New Questions for a New Year

Many people continue to suffer from the results of our recent presidential election. They suffer not only from fear of the unknown (and the known!) that lies ahead, but also from the distress of trying to communicate with relatives, friends and co-workers who voted to go forward into the abyss with Donald Trump. I’ve listened to painful descriptions by mothers and daughters who can no longer speak together. Others have to cut short conversations with friends when they hear things like, “He seemed like the best alternative.” When I hear those words, I am awash in a speechless sadness for our country. I’m sad because Trump doesn’t represent the best of anything. I’m speechless because I know the conversation about him as president will be fruitless and frustrating – and potentially the end of a friendship, at least for now. But, I’d like to be able to speak with these people who presently seem to belong to another tribe. Is there a common language that we could converse in more comfortably? Is there a font of wisdom at which we could enjoy a drink together? What would the great philosophers suggest? Here is what Aristotle had to say about friendship and knowledge:  “A friend is a single soul dwelling in two bodies.” “It is the mark of an educated mind to be able to entertain a thought without accepting it.” “The educated differ from the uneducated as much as the living from the dead.” “All people, by nature, desire knowledge.”         These encouraging ideas lead me to think that perhaps a path to greater comfort with friends who think differently […]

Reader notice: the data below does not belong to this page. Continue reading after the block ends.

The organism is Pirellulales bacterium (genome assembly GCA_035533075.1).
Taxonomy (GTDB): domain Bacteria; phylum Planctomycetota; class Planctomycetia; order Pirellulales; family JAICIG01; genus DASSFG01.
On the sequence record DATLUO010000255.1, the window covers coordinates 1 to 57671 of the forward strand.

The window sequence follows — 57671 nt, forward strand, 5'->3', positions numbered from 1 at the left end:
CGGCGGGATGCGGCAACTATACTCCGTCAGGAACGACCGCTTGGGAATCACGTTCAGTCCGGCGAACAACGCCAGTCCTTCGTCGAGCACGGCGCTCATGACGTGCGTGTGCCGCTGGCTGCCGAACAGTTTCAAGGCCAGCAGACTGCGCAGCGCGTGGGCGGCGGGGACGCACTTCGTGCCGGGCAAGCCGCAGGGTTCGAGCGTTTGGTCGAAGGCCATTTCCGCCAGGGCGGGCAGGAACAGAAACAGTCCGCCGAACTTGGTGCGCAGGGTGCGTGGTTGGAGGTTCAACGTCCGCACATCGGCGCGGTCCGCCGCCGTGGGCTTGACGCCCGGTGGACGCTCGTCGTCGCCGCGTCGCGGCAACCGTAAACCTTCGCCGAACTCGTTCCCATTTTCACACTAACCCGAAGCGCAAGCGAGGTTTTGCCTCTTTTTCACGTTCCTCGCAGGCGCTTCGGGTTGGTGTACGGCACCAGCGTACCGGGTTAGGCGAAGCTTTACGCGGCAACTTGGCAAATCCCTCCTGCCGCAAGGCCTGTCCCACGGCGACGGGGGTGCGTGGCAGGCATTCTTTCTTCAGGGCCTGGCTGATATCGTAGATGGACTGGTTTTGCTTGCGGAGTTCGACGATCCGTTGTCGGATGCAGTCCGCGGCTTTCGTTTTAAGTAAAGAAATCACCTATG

Writing When the Time is Right: Memoir and Emotional Events

On this New Year’s Day, I am stuck on a thought: When is a writer ready to write about an emotional life experience? Most writers of memoir say that we need time and distance to enter the reflective process, especially with a highly charged memory. We know we have been transformed, but how? Transformation (healing, movement of ideas, change) occurs slowly over weeks, months and often years. Each person responds in their own rhythm with the revelation and understanding of how the event is part of the big picture – the story. For those who want to nudge the process along, taking notes and keeping a journal is useful. Then, at the right moment, a voice says: Write something, now. Surprise yourself with ideas about what happened. Go as deep as you can, for now, always asking: Is this true?   My mother and I were more like sisters than mother and daughter. She lovingly tolerated me when I was a child, but a deeper, more collegial bond emerged when I became an adult. I was surprised when I felt “orphaned” after her death on January 1st, 2008 at 12:00 noon.  I was sixty-one and thought it odd to feel bereft of a parent in this way. I had witnessed her decline for years and I watched her battle against impending death during the four preceding days and nights that it took her to depart the world. The sudden awakenings, the furtive looks, the grasping for my hand, the noisy, ominous breathing, the calming effects of morphine doses – only during the last four hours of her life did she seem […]